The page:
Murphy had a breakout season in 2016, finishing the year with nine sacks and 47 tackles. A second round pick in 2014, Murphy had a combined six sacks in the two seasons prior. Last offseason, Murphy was tasked with gaining weight for a position switch to defensive end. After he gained the weight, outside linebacker Junior Galette was lost for the season, and Murphy was moved back to outside linebacker. 

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Redskins' Gruden will readjust to calling plays by going off script

Redskins' Gruden will readjust to calling plays by going off script

RICHMOND—The Redskins offense is dealing with some challenges on the field. Their top two wide receivers from last year left as free agents and replacements Terrelle Pryor and Josh Doctson have little game experience with quarterback Kirk Cousins. Tight end Jordan Reed (toe) was a surprise entry on the PUP list. Running back Rob Kelley needs to prepare to get ready to carry the load for 16 games.

There is one other change the team must deal with. Sean McVay, the team’s offensive coordinator, left in January to become the head coach of the Los Angeles Rams. He had been calling the plays for the past two years. That duty will now fall on head coach Jay Gruden.

RELATED: Reed one of four to start camp on PUP

Play calling is not new to Gruden. He did it from 2011-2013 for the Bengals when he was the offensive coordinator in Cincinnati. Gruden also made the play calls in 2014, his first season as the Redskins head coach.

Still, he wants to make sure that he’s ready to retake the play caller’s headset. The method he will use is to throw away the script.

“I think early on we’re going to have scripted practices, and once we get going, get our main core of plays in there, I think we’ll have a lot of unscripted practices where I can call plays,” he said. “So I think that’s the most important thing, the unscripted practice. Whether it’s two -minute, whether it’s drives down the field, whether it’s third downs, all that good stuff, do a lot of unscripted work, red zone and go from there, but I feel pretty comfortable already.”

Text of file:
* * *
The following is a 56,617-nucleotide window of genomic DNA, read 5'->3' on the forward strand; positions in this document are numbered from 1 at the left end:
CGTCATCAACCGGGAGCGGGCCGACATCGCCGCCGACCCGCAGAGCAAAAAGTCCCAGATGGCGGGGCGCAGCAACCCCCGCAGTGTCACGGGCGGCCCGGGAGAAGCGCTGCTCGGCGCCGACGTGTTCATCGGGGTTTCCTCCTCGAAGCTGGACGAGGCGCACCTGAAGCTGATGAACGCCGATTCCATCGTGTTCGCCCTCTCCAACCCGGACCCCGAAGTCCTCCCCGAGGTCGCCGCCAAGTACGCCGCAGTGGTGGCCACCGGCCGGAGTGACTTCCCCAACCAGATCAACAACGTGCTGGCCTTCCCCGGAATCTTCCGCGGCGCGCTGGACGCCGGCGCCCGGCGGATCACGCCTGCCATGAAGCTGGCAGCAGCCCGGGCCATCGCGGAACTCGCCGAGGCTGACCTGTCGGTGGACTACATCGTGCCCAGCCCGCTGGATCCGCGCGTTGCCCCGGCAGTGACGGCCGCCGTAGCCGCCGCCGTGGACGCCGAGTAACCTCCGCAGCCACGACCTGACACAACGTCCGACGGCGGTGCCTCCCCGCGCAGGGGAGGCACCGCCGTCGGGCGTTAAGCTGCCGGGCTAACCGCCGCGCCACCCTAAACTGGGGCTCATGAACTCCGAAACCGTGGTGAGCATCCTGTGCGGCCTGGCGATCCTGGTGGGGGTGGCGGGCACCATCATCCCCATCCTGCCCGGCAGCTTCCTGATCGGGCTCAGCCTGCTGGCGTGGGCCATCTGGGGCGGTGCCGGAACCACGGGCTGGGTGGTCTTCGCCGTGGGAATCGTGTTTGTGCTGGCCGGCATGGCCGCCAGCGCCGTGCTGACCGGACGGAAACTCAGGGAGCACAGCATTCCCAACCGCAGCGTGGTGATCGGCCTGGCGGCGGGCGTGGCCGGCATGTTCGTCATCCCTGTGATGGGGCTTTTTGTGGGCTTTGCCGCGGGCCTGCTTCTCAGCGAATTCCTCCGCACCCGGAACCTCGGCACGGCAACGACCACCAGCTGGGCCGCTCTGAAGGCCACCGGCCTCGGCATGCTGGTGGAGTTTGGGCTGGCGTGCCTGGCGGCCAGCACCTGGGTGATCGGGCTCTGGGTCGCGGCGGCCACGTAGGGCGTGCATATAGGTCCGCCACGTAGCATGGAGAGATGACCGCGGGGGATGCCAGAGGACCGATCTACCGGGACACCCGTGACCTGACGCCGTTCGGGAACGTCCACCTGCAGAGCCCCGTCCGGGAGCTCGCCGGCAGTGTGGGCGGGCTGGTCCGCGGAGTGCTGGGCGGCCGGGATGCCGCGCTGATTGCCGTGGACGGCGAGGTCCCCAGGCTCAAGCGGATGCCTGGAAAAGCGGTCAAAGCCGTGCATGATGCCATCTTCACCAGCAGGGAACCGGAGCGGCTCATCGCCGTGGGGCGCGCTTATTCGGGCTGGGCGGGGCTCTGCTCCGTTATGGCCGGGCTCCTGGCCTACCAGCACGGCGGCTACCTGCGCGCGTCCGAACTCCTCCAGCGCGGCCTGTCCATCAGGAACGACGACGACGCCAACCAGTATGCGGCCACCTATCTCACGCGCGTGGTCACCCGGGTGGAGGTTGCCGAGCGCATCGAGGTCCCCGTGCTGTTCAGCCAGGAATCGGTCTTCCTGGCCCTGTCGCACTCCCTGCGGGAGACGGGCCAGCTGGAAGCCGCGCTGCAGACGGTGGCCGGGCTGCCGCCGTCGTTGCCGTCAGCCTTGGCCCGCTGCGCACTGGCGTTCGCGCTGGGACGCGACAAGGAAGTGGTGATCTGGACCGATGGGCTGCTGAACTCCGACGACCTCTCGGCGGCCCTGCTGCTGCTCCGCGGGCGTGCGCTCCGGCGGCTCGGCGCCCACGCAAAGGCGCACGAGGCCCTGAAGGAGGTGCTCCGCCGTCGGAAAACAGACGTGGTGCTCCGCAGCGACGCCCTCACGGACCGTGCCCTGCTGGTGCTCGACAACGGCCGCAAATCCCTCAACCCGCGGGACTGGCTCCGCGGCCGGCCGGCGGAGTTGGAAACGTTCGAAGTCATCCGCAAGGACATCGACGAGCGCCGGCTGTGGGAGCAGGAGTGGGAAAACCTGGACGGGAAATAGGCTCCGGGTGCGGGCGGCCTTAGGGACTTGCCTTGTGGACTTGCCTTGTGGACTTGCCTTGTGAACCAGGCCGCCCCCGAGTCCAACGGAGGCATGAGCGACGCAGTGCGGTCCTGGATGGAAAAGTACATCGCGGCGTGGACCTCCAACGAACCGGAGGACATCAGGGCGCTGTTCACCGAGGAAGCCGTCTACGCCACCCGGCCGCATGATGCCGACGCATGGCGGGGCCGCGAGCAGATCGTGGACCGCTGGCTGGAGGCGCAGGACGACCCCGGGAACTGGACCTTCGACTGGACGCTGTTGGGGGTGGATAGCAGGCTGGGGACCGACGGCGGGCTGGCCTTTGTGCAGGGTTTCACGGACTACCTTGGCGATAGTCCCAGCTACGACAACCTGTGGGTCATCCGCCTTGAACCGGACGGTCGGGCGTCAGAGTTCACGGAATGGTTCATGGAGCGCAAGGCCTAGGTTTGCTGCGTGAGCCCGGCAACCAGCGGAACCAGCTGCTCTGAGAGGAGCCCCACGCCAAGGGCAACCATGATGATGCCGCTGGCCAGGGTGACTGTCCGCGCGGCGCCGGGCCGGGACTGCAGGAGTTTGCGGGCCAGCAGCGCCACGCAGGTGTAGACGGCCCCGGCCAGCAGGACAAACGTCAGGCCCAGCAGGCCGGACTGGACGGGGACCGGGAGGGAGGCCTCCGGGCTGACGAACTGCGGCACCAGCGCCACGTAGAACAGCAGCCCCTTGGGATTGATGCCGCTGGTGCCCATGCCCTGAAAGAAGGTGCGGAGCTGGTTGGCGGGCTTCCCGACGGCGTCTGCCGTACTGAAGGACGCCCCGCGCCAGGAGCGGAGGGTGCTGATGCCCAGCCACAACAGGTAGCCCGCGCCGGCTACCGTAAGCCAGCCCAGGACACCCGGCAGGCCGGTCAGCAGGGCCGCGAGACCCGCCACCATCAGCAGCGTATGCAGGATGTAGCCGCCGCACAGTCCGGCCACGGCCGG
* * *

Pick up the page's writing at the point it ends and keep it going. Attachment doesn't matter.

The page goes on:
That certainly makes sense. Games are not scripted and the successful play callers who can adjust to the ebb and flow of the game. You can’t duplicate the dynamic but you can come close in 11 on 11 work on the practice field.

MORE REDSKINS: Ranking the Redskins roster, the final update

Another key to making this work will be trusting his defensive and special teams coaches. If Gruden can’t delegate to them he will be getting pulled in too many directions on game days.

“How well I handle that will be how successful I will probably be as a coordinator calling plays and as a coach,” he said. “I feel good about the staff that I have around me. Coach [Greg] Manusky and Jim Tomsula and Torrian Gray on the defensive side of the ball, I don’t think I have to worry so much about that, Ben Kotwica, Bret Munsey on the special teams. The big thing is I have got to be involved in the football game, make sure I’m ready for the red flag tosses and all that good stuff, but for the most part I have confidence in the defense and special team coaches and players.”

We will see how well it works out. As a rookie coach he occasionally seemed to be overwhelmed by all that he had piled on his plate (the situation was complicated by his curious decision not to hire a quarterbacks coach). But now, with three years under his belt and an exponentially better understanding of what is involved in coaching an NFL game, there should be more confidence that he can handle it.

Stay up to date on the Redskins. Rich Tandler covers the team 365 days a year. Like his Facebook page Facebook.com/TandlerCSN and follow him on Twitter @Rich_TandlerCSN.